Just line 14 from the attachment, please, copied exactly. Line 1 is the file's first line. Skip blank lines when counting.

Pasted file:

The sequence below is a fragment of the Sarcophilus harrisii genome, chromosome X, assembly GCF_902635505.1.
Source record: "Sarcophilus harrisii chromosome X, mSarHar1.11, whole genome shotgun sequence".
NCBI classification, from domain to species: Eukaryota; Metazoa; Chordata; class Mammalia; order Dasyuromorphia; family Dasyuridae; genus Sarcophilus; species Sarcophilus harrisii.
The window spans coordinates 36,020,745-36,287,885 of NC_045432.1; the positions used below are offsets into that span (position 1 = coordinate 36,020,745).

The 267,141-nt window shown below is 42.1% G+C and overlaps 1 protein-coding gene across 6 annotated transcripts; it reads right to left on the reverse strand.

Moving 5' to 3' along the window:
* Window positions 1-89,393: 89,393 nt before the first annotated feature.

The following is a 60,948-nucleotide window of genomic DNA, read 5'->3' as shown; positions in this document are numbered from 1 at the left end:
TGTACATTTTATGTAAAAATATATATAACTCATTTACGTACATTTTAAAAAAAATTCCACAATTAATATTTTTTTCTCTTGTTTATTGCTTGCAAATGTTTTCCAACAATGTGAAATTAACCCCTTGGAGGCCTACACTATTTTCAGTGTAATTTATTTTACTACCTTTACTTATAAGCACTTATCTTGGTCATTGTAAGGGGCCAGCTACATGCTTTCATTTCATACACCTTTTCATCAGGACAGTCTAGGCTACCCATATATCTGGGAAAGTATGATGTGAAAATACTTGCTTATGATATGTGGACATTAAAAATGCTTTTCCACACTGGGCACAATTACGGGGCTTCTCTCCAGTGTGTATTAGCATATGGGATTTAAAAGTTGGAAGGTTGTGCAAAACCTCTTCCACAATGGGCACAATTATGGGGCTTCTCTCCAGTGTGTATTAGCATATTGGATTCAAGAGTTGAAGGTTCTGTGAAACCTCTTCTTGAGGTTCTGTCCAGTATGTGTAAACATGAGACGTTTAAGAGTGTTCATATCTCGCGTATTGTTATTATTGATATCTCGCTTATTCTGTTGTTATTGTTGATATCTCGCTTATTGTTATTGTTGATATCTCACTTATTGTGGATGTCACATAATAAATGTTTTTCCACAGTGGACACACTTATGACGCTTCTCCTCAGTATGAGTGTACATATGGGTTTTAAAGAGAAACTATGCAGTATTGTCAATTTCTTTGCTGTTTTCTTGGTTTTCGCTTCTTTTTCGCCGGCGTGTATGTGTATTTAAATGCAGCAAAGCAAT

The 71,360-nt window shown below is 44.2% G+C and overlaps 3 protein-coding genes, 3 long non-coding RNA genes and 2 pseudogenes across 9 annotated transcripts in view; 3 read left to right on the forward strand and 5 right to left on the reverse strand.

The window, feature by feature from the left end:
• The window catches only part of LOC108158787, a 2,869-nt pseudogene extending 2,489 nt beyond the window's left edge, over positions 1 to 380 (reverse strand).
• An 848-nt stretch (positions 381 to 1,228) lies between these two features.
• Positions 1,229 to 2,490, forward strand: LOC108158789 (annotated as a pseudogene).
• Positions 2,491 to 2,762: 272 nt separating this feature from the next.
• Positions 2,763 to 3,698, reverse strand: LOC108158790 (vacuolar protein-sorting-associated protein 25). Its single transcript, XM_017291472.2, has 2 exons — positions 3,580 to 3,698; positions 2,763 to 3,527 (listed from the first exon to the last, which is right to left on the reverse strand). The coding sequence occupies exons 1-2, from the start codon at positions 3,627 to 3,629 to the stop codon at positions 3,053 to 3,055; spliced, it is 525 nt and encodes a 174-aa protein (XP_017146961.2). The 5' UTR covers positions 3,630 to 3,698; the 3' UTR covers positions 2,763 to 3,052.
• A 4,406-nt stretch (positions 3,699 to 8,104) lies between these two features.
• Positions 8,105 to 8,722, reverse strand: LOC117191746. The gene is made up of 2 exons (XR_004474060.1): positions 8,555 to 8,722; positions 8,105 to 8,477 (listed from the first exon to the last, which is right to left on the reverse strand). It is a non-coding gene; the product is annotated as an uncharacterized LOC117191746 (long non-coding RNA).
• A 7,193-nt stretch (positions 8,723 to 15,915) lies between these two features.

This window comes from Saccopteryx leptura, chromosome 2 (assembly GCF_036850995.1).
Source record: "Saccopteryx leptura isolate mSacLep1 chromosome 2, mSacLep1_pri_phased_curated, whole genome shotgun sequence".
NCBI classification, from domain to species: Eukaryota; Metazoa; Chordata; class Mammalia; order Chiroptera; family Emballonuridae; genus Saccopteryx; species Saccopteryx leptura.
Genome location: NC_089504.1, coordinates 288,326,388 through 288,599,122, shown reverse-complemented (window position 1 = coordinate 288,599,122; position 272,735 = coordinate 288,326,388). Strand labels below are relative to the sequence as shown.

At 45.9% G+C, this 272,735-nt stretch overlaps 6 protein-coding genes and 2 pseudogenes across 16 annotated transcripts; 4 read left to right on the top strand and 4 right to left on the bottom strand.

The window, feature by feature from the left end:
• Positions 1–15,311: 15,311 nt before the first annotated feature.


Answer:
• Positions 1,229 to 2,490, forward strand: LOC108158789 (annotated as a pseudogene).